Wednesday, 29 September 2010

British Cheese Week

British Cheese Week is upon us, which would have made me very happy since I love cheese, but since I became lactose intolerant, this is not such a happy event, in fact, it just serves to remind me that I can't eat (much) cheese.

However, I have been known to make the odd exception for cheeses that I love, and cheeses that are low in lactose (or virtually lactose free, such as hard aged cheeses).

Here's my top list of good British cheeses (but for cooking I almost always use Grana Padano, an Italian cheese very similar to parmesan with a strong flavour and hard texture):

- Black Bomber: A very very very strong Welsh cow's milk cheese with a black rind. Great for cheese sauces so you get the flavour without having too much fat or too stringy a sauce
- Cornish Yarg: A westcountry traditional cow's milk cheese covered in stinging nettles. I recently tried Yarg with wild garlic, accompanied by cider, which was just the most amazing taste combination, really complimentary. Although not as low in lactose as Black Bomber, I love it so much I allow myself a couple of small pieces and deal with minimal symptoms
- Applewood smoked cheddar: As it's a cheddar cheese, this is low in lactose and the tastiest smoked cheese ever! Perfect with crackers, but again, in moderation
- Lactofree cheeses: Semi-hard and soft (spreadable) cheeses with no lactose in, perfect for baking, sandwiches, topping pasta and pizza, with crackers, with cider, on toast, everywhere! The best thing about the Lactofree cheeses is that I don't have to limit myself!

I've also found lactose free versions of emmenthal and gouda in Europe, but that'll have to wait until European Cheese week ;) (By the way, Belgian cheeses are among the best in Europe, better even than French cheeses. If you ever get the chance, try them!)

Wednesday, 15 September 2010

Festival food again - the outcome

I'm back from Waveform and glad to say it didn't rain much. I had been looking forward to being pleasantly surprised by the food choices available to me (lactose intolerant, soy protein intolerant, allergic to nuts) but unfortunately this was not the case. There was actually only one place suitable for me to eat at, Tibetan Kitchen, which was delicious, filling and really good value. I ate there every day and even got some food to take home for post-festy dinner! I did get a bacon roll from the tea tent one day, but the entire festival ran out of bacon on the second day :(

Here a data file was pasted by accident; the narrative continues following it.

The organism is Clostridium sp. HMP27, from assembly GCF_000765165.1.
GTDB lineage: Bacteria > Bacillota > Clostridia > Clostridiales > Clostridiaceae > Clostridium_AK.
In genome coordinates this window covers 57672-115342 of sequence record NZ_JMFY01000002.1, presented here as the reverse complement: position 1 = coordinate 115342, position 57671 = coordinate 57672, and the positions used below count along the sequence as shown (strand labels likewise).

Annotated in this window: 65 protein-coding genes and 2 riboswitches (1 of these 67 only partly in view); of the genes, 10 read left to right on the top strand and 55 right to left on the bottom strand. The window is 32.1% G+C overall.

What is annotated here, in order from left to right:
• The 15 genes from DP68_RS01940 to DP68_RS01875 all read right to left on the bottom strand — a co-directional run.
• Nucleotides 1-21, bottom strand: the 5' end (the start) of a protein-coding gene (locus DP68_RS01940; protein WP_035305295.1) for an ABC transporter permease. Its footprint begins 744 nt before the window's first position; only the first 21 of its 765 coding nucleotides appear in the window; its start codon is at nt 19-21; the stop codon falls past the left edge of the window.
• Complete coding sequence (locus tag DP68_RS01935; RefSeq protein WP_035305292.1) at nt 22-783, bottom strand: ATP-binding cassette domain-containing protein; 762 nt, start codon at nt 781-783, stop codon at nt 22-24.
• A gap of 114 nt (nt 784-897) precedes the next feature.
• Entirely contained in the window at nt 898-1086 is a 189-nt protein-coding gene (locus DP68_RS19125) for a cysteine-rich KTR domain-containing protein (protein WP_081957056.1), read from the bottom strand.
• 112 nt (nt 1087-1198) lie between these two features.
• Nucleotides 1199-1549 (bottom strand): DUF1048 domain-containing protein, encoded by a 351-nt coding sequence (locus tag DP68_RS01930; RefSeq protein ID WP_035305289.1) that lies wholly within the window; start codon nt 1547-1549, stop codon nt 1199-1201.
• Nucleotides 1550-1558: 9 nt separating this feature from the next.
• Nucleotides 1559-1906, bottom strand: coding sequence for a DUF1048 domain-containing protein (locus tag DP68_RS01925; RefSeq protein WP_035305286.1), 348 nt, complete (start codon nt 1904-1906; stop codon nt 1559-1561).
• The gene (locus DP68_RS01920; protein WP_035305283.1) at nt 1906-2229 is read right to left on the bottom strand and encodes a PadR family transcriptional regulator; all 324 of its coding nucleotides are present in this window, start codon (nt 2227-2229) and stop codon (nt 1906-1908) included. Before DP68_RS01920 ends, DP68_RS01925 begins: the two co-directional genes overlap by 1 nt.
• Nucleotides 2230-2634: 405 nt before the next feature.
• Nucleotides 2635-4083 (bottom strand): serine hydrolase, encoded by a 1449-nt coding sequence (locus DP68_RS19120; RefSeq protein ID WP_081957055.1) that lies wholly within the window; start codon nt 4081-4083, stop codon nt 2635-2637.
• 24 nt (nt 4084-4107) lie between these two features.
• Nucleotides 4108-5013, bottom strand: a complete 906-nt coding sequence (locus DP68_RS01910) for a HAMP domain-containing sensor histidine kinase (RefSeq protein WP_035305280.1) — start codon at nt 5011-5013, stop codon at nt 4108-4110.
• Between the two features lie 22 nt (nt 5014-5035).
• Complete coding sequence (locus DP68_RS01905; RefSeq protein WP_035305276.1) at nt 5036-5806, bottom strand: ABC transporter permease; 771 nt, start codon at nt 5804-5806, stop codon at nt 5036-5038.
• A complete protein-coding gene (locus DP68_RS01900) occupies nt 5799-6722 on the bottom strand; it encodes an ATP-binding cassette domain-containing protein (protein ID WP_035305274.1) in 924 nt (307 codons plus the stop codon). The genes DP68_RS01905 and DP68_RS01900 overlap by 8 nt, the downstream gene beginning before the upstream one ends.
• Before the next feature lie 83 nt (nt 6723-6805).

It was only a small festival so there wasn't much in the way of food places. There was a Thai stall which looked good but I didn't trust the open kitchen to be safe enough in terms of cross-contamination from nut ingredients. The other food places were overwhelmingly vegan (apart from the cheese toastie wagon), so I couldn't have the soy pancakes, or vegan cakes as they all had soy ingredients in. By the last day there was only vegan breakfasts available, and I thought £6 for onions and mushrooms was a bit steep as I wouldn't be having the vegan protein options.

So, to sum up, this festival was great for vegans and lactose-intolerant folk with plenty of variety and interesting options, but when you add a nut allergy and intolerance to soy protein into the mix it becomes a minefield again.

Thursday, 9 September 2010

Festival food again

The last festival of the summer season is on the horizon (starts tomorrow in fact!) and once again I'm looking forward to being pleasantly surprised, and relieved to find food stalls catering for my lactose/dairy free diet.

The festival I'm going to is Waveform which is an eco-friendly sustainable festival (yes, lots of hippy vibes!) which aims to use no new energy in the staging of the event and insists that all food traders use local produce wherever possible, and that all food packaging is compostable or recyclable. They even have people going through the bins at the end of the weekend to pull out anything which didn't get put in the recycling/composting bin!

It's largely because of this hippy vibe that I know I'll be in safe hands food-wise all weekend as there tends to be a brilliant provision for vegans at these smaller, hippy-ish festivals.

I am still going to take some food with me for convenience, where else am I going to get a hobnob and dairy-free chocolate spread sandwich at 5am except my tent?!

I hope anyone else going to either Waveform, Bestival or any other event this weekend has similar happy experiences :)

Monday, 6 September 2010


I made these cupcakes from Happy Sugar Funtime last night but substituted the milk/soy milk in the frosting for the juice of half a lemon and the zest of a whole lemon, then grated Green and Blacks Maya Gold over the top for a choc/citrus cake.

They're going down very well in the office, it's a combination I can recommend! The cake mixture is excellent - gives a very light moist sponge which you can make fudgier by using more brown sugar than caster (I used light muscovado sugar as it really makes a difference).

I think next I'm going to try substituting the hot water/cocoa mix with hot chocolate Oatly/cocoa as I've found Oatly makes cakes really moist and spongy...